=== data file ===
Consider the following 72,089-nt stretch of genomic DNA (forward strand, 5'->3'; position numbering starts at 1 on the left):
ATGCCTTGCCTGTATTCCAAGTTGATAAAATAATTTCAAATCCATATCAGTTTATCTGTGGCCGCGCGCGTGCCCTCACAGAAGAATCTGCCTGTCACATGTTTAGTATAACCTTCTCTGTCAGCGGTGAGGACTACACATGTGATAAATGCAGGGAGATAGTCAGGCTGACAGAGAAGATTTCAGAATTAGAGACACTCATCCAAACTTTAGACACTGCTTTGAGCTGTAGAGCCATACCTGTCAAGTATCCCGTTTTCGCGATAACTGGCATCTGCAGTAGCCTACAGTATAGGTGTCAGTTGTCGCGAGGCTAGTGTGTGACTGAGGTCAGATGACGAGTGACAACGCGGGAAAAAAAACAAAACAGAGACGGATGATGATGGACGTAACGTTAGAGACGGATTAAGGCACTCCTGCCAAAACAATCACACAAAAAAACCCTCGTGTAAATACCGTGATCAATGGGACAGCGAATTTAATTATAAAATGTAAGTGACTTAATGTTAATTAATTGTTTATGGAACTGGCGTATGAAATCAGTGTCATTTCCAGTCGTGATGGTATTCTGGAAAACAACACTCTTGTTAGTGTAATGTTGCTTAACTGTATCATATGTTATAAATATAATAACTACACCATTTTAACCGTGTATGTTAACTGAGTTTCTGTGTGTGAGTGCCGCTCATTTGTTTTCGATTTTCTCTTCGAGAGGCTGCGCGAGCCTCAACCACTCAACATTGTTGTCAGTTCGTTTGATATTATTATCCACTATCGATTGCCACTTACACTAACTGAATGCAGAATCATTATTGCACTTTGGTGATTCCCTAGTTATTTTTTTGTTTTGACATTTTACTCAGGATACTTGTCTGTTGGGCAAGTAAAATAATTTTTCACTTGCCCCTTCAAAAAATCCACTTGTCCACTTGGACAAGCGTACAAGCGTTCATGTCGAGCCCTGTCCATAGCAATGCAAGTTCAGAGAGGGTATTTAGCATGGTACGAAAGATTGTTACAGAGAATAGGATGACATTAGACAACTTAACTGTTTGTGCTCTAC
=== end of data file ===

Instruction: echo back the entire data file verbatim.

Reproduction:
Consider the following 72,089-nt stretch of genomic DNA (forward strand, 5'->3'; position numbering starts at 1 on the left):
ATGCCTTGCCTGTATTCCAAGTTGATAAAATAATTTCAAATCCATATCAGTTTATCTGTGGCCGCGCGCGTGCCCTCACAGAAGAATCTGCCTGTCACATGTTTAGTATAACCTTCTCTGTCAGCGGTGAGGACTACACATGTGATAAATGCAGGGAGATAGTCAGGCTGACAGAGAAGATTTCAGAATTAGAGACACTCATCCAAACTTTAGACACTGCTTTGAGCTGTAGAGCCATACCTGTCAAGTATCCCGTTTTCGCGATAACTGGCATCTGCAGTAGCCTACAGTATAGGTGTCAGTTGTCGCGAGGCTAGTGTGTGACTGAGGTCAGATGACGAGTGACAACGCGGGAAAAAAAACAAAACAGAGACGGATGATGATGGACGTAACGTTAGAGACGGATTAAGGCACTCCTGCCAAAACAATCACACAAAAAAACCCTCGTGTAAATACCGTGATCAATGGGACAGCGAATTTAATTATAAAATGTAAGTGACTTAATGTTAATTAATTGTTTATGGAACTGGCGTATGAAATCAGTGTCATTTCCAGTCGTGATGGTATTCTGGAAAACAACACTCTTGTTAGTGTAATGTTGCTTAACTGTATCATATGTTATAAATATAATAACTACACCATTTTAACCGTGTATGTTAACTGAGTTTCTGTGTGTGAGTGCCGCTCATTTGTTTTCGATTTTCTCTTCGAGAGGCTGCGCGAGCCTCAACCACTCAACATTGTTGTCAGTTCGTTTGATATTATTATCCACTATCGATTGCCACTTACACTAACTGAATGCAGAATCATTATTGCACTTTGGTGATTCCCTAGTTATTTTTTTGTTTTGACATTTTACTCAGGATACTTGTCTGTTGGGCAAGTAAAATAATTTTTCACTTGCCCCTTCAAAAAATCCACTTGTCCACTTGGACAAGCGTACAAGCGTTCATGTCGAGCCCTGTCCATAGCAATGCAAGTTCAGAGAGGGTATTTAGCATGGTACGAAAGATTGTTACAGAGAATAGGATGACATTAGACAACTTAACTGTTTGTGCTCTAC